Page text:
What’s in a name? Sometimes business names are so painfully literal, and other times they leave you wondering how the name has anything to do with the company.
How did some of our household tech favourites come up with their names? I think you’ll be interested to find out.
It was as simple as a coin toss. Founders Bill Hewlett and Dave Packard tossed a coin in the air to decide if their company would be “Packard Hewlett” or “Hewlett Packard.” I wonder which one was heads and which one was tails?
Twitter was also named by fate. The founders of Twitter, which were currently working at another startup called Odeo in San Francisco, wanted something that represented a mobile phone buzzing in your pocket. The options were narrowed down to a few candidates which included “Jitter” and “Twitter”. They put the names in a hat and ended up drawing Twitter.
Sony originated from a blend between the Latin word “sonus”, meaning sound, and the slang term “sonny”, meaning a bright youngster.
Most people likely assume the name refers to mail being delivered hot into your inbox, or at least that’s what I always thought. However, founder Jack Smith got the idea from the concept of accessing email from any location in the world by using the web. After numerous names ending in “mail”, he settled for “hot” because together the words contained the letters ‘HTML’, which is the language used to create web pages. The initial capitalization of the name showed this as HoTMaiL. Perhaps a bit geekier than you expected?
Zynga is known as the creator of several popular Facebook & mobile games including Farmville, Cityville, MafiaWars, and Words with Friends. Mark Pincus, the CEO of the company, named it after his late American bulldog “Zinga.” I guess that also explains the bulldog in Zynga’s logo design.
Microsoft was named by Bill Gates as a contraction of MICROcomputer SOFTware. While it was originally christened as Micro-Soft, the hyphen was later dropped.
The word Yahoo was invented by writer Jonathan Swift and used in his book ‘Gulliver’s Travels’, representing a person who is repulsive in appearance or action; Yahoo founders Jerry Yang and David Filo selected the name because they considered themselves ‘yahoos’.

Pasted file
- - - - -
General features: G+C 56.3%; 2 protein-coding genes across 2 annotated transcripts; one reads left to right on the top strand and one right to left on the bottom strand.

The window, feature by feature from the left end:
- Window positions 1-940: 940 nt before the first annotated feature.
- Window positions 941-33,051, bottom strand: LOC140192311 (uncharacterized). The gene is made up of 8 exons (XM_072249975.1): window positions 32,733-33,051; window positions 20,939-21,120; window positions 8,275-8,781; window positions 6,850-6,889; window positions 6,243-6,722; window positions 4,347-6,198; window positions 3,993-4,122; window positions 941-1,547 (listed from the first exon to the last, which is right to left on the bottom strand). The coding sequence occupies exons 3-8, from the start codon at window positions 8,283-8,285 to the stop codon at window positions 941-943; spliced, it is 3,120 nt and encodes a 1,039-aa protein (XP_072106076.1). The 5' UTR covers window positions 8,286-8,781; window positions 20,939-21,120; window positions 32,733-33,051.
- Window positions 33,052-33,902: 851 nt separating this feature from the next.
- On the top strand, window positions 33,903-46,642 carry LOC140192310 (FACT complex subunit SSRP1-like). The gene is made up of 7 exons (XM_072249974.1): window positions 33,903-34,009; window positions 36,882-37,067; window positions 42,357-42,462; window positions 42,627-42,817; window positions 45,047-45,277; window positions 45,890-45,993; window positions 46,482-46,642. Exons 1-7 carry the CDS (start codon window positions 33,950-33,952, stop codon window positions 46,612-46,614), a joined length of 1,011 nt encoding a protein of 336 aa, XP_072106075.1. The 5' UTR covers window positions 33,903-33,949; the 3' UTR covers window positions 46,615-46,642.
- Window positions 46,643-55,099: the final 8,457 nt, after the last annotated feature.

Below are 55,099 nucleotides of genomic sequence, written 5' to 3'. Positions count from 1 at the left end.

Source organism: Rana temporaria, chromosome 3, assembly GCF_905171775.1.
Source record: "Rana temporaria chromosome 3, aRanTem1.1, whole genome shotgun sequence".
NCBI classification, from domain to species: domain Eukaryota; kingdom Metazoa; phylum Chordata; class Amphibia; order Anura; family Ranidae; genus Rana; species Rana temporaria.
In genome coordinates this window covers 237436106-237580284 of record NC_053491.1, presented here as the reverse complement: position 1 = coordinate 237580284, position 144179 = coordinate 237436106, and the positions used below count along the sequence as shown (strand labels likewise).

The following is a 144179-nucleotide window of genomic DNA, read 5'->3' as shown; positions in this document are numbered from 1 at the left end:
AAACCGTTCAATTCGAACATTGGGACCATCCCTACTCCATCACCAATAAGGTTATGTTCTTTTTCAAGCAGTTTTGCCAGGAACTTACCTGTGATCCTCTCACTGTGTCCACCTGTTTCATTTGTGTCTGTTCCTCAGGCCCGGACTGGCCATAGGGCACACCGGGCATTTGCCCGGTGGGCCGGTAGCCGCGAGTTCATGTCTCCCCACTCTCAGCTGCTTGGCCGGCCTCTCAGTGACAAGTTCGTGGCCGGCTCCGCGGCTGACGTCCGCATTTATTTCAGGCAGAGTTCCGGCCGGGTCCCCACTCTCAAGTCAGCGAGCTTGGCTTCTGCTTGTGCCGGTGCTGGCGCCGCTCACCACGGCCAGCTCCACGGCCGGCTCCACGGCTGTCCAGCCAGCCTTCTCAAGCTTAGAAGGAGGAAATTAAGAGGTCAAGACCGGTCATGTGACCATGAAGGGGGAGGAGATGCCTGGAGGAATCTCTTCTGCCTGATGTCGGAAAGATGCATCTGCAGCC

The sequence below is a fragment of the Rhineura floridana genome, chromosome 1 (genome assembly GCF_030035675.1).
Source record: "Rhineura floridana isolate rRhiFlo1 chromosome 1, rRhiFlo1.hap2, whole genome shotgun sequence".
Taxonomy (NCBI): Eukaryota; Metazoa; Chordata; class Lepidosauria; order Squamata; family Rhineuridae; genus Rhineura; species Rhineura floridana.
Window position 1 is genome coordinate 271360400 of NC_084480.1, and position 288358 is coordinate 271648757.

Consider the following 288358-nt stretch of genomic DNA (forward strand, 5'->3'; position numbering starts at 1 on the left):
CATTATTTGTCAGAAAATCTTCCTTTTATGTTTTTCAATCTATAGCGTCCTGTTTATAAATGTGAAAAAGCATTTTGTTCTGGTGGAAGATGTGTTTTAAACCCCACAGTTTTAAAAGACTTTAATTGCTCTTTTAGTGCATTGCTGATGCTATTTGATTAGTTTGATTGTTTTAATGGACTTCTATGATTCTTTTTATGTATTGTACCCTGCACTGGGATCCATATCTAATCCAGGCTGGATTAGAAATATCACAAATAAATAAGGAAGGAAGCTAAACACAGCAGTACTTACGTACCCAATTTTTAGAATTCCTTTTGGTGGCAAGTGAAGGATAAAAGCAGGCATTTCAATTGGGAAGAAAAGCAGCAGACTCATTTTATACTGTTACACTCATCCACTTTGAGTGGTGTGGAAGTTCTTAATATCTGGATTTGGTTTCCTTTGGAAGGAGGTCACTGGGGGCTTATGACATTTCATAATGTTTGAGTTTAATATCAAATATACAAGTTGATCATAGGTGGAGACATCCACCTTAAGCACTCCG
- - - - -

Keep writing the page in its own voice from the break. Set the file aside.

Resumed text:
Google began as a running joke between founders Sergey Brin and Larry Page about the amount of information their search engine would be able to catalog and search. The original name, Googol, was a scientific term for the number 1 followed by 100 zeros (a gigantic number, by all means!) After a successful meeting with their angel investor, they received a cheque in the mail made out to ‘Google’, and decided to keep that name instead.
Apple was the literal fruit of procrastination; apple being the favourite fruit of Steve Jobs. Steve was already late in filing the name for the business, and he threatened to call his company Apple Computers if his other colleagues didn’t think of something better by 5 o’clock that day. Makes you wonder if Apple would have the same hold on consumers if it was called ‘Pineapple Computers’, which was one of the other proposals on the table at the time.
Being inspired by this blog led me to ask… just where did the name nine10 originate? As with any budding business it is difficult to sum of the values and mission of your brand in one name, especially at the beginning. In this case, it all came back to the founding partners Cris Seppola and Teri Chadwick working together on a marketing project for World Suicide Prevention Day. The date for this event is September 10th, or 9.10, which was thrown around a lot by Cris and Teri while working together. Several months later when they were creating the plan to start nine10, this number kept popping up and ended up being the name. They liked the name because it was unique, unexpected, and did not box the company into any particular service or location.
How did you name your company?
Got an interesting or funny story to tell about your company name? Share it in the comments below!